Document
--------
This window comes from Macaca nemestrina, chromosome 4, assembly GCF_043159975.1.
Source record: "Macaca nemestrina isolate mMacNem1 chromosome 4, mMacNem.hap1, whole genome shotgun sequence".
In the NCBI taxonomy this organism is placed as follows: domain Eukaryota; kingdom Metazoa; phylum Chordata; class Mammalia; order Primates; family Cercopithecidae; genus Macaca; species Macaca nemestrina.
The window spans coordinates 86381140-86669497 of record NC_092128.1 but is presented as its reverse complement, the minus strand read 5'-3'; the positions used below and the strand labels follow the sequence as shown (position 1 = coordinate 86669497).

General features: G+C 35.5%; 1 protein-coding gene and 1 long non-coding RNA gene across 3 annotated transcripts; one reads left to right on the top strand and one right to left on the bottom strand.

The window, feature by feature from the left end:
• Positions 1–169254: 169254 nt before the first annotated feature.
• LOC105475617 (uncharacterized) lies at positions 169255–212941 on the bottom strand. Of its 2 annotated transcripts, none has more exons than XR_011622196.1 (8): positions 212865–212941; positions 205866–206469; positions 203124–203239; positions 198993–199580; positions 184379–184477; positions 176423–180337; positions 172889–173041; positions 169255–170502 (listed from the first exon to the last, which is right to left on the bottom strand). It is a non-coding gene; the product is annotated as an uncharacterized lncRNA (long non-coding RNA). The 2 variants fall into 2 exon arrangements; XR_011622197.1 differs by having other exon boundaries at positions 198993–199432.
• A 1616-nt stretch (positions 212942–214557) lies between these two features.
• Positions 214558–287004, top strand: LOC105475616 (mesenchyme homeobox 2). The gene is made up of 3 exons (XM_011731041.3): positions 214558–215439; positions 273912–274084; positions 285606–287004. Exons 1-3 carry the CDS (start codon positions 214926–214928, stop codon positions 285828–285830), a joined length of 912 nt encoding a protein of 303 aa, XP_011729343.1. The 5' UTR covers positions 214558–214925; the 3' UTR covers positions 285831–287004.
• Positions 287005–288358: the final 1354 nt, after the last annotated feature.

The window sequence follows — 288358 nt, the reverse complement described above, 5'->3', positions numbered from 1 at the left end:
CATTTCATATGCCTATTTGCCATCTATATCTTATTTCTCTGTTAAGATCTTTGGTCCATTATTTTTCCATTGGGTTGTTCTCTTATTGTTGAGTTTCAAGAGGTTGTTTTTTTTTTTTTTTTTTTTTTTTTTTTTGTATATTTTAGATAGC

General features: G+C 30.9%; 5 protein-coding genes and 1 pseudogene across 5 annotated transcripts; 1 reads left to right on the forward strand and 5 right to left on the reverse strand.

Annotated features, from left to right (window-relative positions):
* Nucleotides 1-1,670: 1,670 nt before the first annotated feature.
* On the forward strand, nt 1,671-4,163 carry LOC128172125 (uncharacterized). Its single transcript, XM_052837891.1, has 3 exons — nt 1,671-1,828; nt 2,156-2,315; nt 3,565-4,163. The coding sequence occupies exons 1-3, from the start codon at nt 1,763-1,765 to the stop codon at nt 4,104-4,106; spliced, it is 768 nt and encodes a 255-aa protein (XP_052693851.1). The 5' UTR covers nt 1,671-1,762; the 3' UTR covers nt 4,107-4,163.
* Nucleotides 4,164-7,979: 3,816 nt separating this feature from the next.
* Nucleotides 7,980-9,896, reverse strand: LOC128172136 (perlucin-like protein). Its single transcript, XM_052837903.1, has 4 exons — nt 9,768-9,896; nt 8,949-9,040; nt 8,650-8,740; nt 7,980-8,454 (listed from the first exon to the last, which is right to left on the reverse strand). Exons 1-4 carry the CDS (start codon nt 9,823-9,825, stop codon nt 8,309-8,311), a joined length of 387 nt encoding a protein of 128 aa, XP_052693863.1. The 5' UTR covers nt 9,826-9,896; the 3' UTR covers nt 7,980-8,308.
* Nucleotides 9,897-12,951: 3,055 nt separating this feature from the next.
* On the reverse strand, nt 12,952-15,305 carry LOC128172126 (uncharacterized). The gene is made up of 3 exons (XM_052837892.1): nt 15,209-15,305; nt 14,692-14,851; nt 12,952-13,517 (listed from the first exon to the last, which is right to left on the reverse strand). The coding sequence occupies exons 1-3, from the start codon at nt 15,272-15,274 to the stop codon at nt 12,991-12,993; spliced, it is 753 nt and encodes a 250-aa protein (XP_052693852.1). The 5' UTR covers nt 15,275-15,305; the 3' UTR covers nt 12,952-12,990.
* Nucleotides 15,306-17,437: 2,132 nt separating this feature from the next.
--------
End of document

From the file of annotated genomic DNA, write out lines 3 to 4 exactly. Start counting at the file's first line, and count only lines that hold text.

In the NCBI taxonomy this organism is placed as follows: domain Eukaryota; kingdom Metazoa; phylum Chordata; class Mammalia; order Primates; family Cercopithecidae; genus Macaca; species Macaca nemestrina.
The window spans coordinates 86381140-86669497 of record NC_092128.1 but is presented as its reverse complement, the minus strand read 5'-3'; the positions used below and the strand labels follow the sequence as shown (position 1 = coordinate 86669497).